How often have you heard the phrase “you should have been here yesterday, they were biting like crazy.” As a musky hunter we rarely encounter perfect weather conditions, and more often than not, we are dealt post-frontal conditions that indicate tough fishing. Jim Saric, Musky Hunter Managing Editor Steve Heiting and University of Esox Instructor Kevin Schmidt reveal spot selection and lure strategies for catching muskies when facing tough summer conditions.
When you think about Lake of the Woods, one name is often synonymous with muskies…Bill Sandy. Bill is a legendary guide on Lake of the Woods, having fished it for over forty years. Jim Saric, and Pro Guide Bill Sandy reveal some of Bill’s secrets for consistently catching muskies, no matter where you fish on Lake of the Woods.
Every season musky hunters are faced with a variety of weather conditions. Flat, calm conditions can appear to make the muskies stagnant, yet understanding how muksies move during such conditions can open the door to some great catches spring, summer or fall. First, Jim Saric and musky hunter Scott Schuster handle an early summer heat wave. Then, Jim Saric and Pro Guide Gregg Thomas tackle calm conditions during a fall cold snap.
Want to take your catches to the next level? Then the University of Esox musky school is for you. Through classroom, dock-side and on-the-water instruction, the University of Esox has been helping anglers make their musky dreams come true for 15 years. Jim Saric, Musky Hunter Managing Editor Steve Heiting, University of Esox instructor Kevin Schmidt, and musky hunters John Mich and Marc Ericksen provide an inside look at the University of Esox on Lake of the Woods.
When the cold winds of fall come howling and freeze-up approaches, it’s time to crack out the big soft plastics. Jim Saric and Pro Guide Mike Hulbert battle some monster muskies using monster-sized soft plastics on a late season adventure.
Wind can be the musky hunter friend and foe. Wind creates commotion in the underwater world and cuts light penetration creating a feeding opportunity for apex predators like muskies. Wind also can create havoc with boat control and lure presentations. First, Jim Saric, and Trophy Hunter Tom Sullivan battle strong winds with an approaching storm. Then Jim Saric, Brad Ruh and Dennis Lappen from Musky Innovations grind it out in giant winds.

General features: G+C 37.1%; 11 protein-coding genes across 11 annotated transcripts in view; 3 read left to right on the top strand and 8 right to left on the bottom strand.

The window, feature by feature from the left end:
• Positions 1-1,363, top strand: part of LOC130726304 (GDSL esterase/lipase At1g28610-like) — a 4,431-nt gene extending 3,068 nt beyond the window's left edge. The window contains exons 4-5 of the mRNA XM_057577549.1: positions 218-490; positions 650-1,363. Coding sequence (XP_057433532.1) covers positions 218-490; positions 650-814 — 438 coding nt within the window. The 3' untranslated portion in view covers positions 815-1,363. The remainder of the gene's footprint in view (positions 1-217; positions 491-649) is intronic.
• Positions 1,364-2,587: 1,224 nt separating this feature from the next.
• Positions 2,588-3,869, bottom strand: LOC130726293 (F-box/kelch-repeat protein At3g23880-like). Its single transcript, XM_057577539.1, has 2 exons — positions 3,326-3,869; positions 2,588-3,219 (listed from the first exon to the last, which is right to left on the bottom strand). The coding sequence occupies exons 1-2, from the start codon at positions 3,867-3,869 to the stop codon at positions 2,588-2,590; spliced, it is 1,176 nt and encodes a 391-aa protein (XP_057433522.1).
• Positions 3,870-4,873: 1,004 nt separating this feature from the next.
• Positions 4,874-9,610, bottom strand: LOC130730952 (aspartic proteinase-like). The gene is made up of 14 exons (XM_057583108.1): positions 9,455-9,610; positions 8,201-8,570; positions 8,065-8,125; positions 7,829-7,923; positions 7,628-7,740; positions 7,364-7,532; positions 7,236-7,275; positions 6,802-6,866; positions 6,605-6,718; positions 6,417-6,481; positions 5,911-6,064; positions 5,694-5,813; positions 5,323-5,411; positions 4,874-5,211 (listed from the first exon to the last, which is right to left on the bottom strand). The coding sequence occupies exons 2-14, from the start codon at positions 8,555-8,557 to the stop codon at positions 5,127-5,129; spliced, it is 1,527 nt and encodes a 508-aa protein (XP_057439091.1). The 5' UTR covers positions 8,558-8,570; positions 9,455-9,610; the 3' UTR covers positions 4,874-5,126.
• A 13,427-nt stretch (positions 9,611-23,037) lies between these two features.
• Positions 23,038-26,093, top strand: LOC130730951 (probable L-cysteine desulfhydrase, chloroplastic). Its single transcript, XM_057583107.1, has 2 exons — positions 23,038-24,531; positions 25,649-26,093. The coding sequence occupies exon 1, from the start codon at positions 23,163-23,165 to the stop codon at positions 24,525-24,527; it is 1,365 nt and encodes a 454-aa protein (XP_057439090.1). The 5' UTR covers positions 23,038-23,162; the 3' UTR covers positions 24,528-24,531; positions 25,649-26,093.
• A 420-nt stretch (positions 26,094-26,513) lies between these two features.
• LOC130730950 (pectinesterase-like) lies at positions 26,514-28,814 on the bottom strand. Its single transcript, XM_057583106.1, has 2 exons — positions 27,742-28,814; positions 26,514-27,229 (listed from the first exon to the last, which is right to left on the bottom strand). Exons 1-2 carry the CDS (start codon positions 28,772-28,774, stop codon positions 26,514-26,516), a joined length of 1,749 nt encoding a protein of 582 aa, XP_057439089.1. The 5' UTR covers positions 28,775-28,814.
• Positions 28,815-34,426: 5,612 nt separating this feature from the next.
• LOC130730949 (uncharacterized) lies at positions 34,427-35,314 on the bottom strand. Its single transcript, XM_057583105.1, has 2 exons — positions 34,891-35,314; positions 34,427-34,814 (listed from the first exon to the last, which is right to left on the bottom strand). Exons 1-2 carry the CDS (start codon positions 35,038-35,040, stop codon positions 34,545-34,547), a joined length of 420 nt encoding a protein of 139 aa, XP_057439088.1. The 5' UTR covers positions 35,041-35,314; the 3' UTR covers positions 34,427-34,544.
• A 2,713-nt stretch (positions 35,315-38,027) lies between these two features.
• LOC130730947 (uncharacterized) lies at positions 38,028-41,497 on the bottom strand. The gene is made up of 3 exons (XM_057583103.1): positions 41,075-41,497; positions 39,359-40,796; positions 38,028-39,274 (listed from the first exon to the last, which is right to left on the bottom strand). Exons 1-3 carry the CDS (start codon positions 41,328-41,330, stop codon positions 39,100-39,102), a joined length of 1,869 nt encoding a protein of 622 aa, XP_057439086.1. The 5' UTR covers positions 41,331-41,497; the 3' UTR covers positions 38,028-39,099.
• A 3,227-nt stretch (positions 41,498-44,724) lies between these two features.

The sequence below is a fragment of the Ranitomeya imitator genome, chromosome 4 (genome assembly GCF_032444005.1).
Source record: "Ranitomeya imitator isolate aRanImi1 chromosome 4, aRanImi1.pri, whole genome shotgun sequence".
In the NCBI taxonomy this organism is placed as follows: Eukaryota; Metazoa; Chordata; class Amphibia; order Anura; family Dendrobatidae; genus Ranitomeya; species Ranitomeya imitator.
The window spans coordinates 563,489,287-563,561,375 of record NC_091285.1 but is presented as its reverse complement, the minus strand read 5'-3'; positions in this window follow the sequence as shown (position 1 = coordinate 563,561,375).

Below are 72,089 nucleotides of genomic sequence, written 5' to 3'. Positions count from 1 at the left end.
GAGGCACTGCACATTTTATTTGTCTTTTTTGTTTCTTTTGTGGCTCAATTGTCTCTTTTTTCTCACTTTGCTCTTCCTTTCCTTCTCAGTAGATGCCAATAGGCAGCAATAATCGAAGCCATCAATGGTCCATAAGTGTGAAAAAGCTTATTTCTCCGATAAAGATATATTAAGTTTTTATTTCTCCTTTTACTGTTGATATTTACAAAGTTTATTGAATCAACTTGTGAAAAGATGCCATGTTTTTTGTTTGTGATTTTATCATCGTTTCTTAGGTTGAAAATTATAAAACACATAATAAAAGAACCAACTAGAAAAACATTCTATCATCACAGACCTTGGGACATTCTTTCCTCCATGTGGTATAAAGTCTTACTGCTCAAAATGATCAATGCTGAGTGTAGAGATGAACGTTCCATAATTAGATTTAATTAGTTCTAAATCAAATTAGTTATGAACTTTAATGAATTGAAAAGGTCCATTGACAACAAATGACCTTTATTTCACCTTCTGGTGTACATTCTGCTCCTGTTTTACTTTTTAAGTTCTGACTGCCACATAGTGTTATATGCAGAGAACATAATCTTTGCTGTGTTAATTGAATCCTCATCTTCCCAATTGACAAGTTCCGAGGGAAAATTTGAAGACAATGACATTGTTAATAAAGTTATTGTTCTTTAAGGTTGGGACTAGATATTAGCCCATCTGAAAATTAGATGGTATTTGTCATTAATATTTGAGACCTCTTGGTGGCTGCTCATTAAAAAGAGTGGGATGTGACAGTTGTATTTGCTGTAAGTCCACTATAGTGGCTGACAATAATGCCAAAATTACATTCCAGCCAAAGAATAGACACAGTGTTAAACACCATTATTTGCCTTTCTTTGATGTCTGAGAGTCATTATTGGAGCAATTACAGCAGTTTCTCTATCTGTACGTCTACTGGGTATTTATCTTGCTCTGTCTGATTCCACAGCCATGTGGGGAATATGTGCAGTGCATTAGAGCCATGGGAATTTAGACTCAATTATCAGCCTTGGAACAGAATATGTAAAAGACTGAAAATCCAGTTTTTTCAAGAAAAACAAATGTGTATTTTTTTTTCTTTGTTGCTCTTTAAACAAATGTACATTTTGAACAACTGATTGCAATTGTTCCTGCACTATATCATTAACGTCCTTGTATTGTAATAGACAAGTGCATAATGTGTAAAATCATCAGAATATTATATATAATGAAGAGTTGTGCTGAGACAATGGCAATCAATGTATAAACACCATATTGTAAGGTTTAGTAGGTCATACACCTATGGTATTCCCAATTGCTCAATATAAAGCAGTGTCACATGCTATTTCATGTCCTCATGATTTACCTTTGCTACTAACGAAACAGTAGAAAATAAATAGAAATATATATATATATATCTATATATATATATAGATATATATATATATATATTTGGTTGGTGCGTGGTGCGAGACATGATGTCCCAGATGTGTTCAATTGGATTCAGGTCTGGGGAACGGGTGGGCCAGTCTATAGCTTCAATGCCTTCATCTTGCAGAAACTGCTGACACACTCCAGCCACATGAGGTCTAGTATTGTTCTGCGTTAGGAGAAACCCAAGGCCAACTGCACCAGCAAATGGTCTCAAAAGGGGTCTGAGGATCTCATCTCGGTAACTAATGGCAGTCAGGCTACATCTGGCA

Musky hunters — much like the fish we chase — love to focus on edges. Yet, a whole group of muskies never approach weed edges or rock bars, but spend their entire season cruising the abyss of the basin feeding on open-water forage. Jim Saric and Pro Guide Mike Hulbert provide an approach and tools for dissecting the basin on any water to find and catch the muskies.
The more you fish muskies the more you realize there’s more than one way to catch them. In fact, it’s not uncommon to be able to catch muskies both trolling and casting on the same water. Jim Saric illustrates a dynamite trolling system that exists in many waters across the musky range. Taking advantage of this system opens up a whole new alternative, wherever you chase muskies.
While the northern waters are frozen in spring, muskies are catchable in the open waters of the South. The key to catching these fish early is to understand both the musky and shad spawning process. First, Jim Saric, Musky Hunter Advertising Representative Charlie Buhler, and musky hunter Chris Juhas use smaller rattle baits for pre-spawn muskies. Then, Jim Saric and Matt Rayner from Ranger Boats use a variety of lures to catch muskies amid the Shad spawn.
Big water is synonymous with big muskies. Consider the largest waters in North America and they consistently produce some of the largest muskies. Because of their sheer size, these big waters can also make locating and catching muskies difficult. It can be feast or famine. First, Jim Saric along with musky hunters Rick Mikel and Sam Patza, work bucktails over a giant weed flat. Then, Jim Saric and Jim Stewart from the Musky Shop work deep edges in search of a big water, breakline bruiser.
March 20, 2011: TBA
March 27, 2011: TBA
What’s the first thing you do when the muskies aren’t biting? Switch lures. Although that often works, sometimes it pays to experiment with lure speed, first. Jim Saric, Pro Guide Mike Lazarus, and Trophy Hunter Tom Sullivan demonstrate the importance of varying lure speed to trigger more strikes.